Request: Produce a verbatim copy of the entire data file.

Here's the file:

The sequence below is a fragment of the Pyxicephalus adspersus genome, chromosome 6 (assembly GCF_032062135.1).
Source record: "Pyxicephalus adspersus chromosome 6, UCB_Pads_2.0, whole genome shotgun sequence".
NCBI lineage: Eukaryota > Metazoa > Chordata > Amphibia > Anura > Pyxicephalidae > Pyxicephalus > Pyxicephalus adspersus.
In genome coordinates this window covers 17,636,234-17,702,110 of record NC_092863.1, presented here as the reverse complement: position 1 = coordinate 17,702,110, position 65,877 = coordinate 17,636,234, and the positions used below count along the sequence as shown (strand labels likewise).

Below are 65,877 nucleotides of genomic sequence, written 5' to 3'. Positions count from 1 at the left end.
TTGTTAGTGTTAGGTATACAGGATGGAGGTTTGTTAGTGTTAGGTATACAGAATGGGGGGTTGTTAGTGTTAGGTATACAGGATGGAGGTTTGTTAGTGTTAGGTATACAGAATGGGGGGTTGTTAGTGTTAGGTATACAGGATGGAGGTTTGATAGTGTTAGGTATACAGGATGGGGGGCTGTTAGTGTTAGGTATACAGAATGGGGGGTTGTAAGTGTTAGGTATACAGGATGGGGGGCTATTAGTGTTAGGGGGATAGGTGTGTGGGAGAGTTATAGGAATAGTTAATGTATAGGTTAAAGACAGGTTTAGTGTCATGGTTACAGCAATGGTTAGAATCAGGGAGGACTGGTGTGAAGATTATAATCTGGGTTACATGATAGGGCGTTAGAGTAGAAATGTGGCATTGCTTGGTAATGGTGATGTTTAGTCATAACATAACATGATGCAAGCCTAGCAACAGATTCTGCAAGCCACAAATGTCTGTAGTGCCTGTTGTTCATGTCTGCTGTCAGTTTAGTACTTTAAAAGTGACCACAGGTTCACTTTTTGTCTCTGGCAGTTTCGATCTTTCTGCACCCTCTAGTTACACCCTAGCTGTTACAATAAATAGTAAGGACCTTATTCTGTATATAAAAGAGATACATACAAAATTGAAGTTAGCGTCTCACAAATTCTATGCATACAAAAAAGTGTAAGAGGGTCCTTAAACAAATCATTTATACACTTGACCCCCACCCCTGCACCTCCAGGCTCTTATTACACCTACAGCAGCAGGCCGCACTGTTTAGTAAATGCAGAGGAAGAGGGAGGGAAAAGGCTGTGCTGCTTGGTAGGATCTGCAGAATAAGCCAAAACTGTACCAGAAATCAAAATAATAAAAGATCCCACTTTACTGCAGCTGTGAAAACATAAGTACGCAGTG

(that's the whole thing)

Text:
The sequence below is a fragment of the Pyxicephalus adspersus genome, chromosome 6 (assembly GCF_032062135.1).
Source record: "Pyxicephalus adspersus chromosome 6, UCB_Pads_2.0, whole genome shotgun sequence".
NCBI lineage: Eukaryota > Metazoa > Chordata > Amphibia > Anura > Pyxicephalidae > Pyxicephalus > Pyxicephalus adspersus.
In genome coordinates this window covers 17,636,234-17,702,110 of record NC_092863.1, presented here as the reverse complement: position 1 = coordinate 17,702,110, position 65,877 = coordinate 17,636,234, and the positions used below count along the sequence as shown (strand labels likewise).

Below are 65,877 nucleotides of genomic sequence, written 5' to 3'. Positions count from 1 at the left end.
TTGTTAGTGTTAGGTATACAGGATGGAGGTTTGTTAGTGTTAGGTATACAGAATGGGGGGTTGTTAGTGTTAGGTATACAGGATGGAGGTTTGTTAGTGTTAGGTATACAGAATGGGGGGTTGTTAGTGTTAGGTATACAGGATGGAGGTTTGATAGTGTTAGGTATACAGGATGGGGGGCTGTTAGTGTTAGGTATACAGAATGGGGGGTTGTAAGTGTTAGGTATACAGGATGGGGGGCTATTAGTGTTAGGGGGATAGGTGTGTGGGAGAGTTATAGGAATAGTTAATGTATAGGTTAAAGACAGGTTTAGTGTCATGGTTACAGCAATGGTTAGAATCAGGGAGGACTGGTGTGAAGATTATAATCTGGGTTACATGATAGGGCGTTAGAGTAGAAATGTGGCATTGCTTGGTAATGGTGATGTTTAGTCATAACATAACATGATGCAAGCCTAGCAACAGATTCTGCAAGCCACAAATGTCTGTAGTGCCTGTTGTTCATGTCTGCTGTCAGTTTAGTACTTTAAAAGTGACCACAGGTTCACTTTTTGTCTCTGGCAGTTTCGATCTTTCTGCACCCTCTAGTTACACCCTAGCTGTTACAATAAATAGTAAGGACCTTATTCTGTATATAAAAGAGATACATACAAAATTGAAGTTAGCGTCTCACAAATTCTATGCATACAAAAAAGTGTAAGAGGGTCCTTAAACAAATCATTTATACACTTGACCCCCACCCCTGCACCTCCAGGCTCTTATTACACCTACAGCAGCAGGCCGCACTGTTTAGTAAATGCAGAGGAAGAGGGAGGGAAAAGGCTGTGCTGCTTGGTAGGATCTGCAGAATAAGCCAAAACTGTACCAGAAATCAAAATAATAAAAGATCCCACTTTACTGCAGCTGTGAAAACATAAGTACGCAGTG